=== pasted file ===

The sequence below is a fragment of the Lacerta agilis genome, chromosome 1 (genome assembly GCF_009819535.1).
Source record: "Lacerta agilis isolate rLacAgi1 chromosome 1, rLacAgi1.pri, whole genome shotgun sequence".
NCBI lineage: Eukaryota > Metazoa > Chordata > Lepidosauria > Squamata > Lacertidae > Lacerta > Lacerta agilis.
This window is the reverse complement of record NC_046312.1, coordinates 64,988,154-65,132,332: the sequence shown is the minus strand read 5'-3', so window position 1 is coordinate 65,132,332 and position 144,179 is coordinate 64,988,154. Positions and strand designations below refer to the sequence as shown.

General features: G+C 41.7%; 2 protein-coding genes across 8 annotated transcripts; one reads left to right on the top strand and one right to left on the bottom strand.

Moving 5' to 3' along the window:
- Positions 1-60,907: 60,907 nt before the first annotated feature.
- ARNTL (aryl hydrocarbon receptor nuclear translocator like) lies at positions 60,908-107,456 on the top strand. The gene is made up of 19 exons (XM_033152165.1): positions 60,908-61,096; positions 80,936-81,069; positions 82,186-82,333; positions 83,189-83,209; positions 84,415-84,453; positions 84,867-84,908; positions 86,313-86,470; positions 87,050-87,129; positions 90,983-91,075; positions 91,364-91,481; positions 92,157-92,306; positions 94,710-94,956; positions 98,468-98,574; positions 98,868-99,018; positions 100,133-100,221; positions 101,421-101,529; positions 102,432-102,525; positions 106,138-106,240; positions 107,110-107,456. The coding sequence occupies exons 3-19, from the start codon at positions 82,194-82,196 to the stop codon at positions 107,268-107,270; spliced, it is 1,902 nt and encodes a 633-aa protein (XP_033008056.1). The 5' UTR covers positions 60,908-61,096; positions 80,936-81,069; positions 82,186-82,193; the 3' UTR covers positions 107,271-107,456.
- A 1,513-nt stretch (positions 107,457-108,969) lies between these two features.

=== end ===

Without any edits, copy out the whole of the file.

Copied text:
The sequence below is a fragment of the Lacerta agilis genome, chromosome 1 (genome assembly GCF_009819535.1).
Source record: "Lacerta agilis isolate rLacAgi1 chromosome 1, rLacAgi1.pri, whole genome shotgun sequence".
NCBI lineage: Eukaryota > Metazoa > Chordata > Lepidosauria > Squamata > Lacertidae > Lacerta > Lacerta agilis.
This window is the reverse complement of record NC_046312.1, coordinates 64,988,154-65,132,332: the sequence shown is the minus strand read 5'-3', so window position 1 is coordinate 65,132,332 and position 144,179 is coordinate 64,988,154. Positions and strand designations below refer to the sequence as shown.

General features: G+C 41.7%; 2 protein-coding genes across 8 annotated transcripts; one reads left to right on the top strand and one right to left on the bottom strand.

Moving 5' to 3' along the window:
- Positions 1-60,907: 60,907 nt before the first annotated feature.
- ARNTL (aryl hydrocarbon receptor nuclear translocator like) lies at positions 60,908-107,456 on the top strand. The gene is made up of 19 exons (XM_033152165.1): positions 60,908-61,096; positions 80,936-81,069; positions 82,186-82,333; positions 83,189-83,209; positions 84,415-84,453; positions 84,867-84,908; positions 86,313-86,470; positions 87,050-87,129; positions 90,983-91,075; positions 91,364-91,481; positions 92,157-92,306; positions 94,710-94,956; positions 98,468-98,574; positions 98,868-99,018; positions 100,133-100,221; positions 101,421-101,529; positions 102,432-102,525; positions 106,138-106,240; positions 107,110-107,456. The coding sequence occupies exons 3-19, from the start codon at positions 82,194-82,196 to the stop codon at positions 107,268-107,270; spliced, it is 1,902 nt and encodes a 633-aa protein (XP_033008056.1). The 5' UTR covers positions 60,908-61,096; positions 80,936-81,069; positions 82,186-82,193; the 3' UTR covers positions 107,271-107,456.
- A 1,513-nt stretch (positions 107,457-108,969) lies between these two features.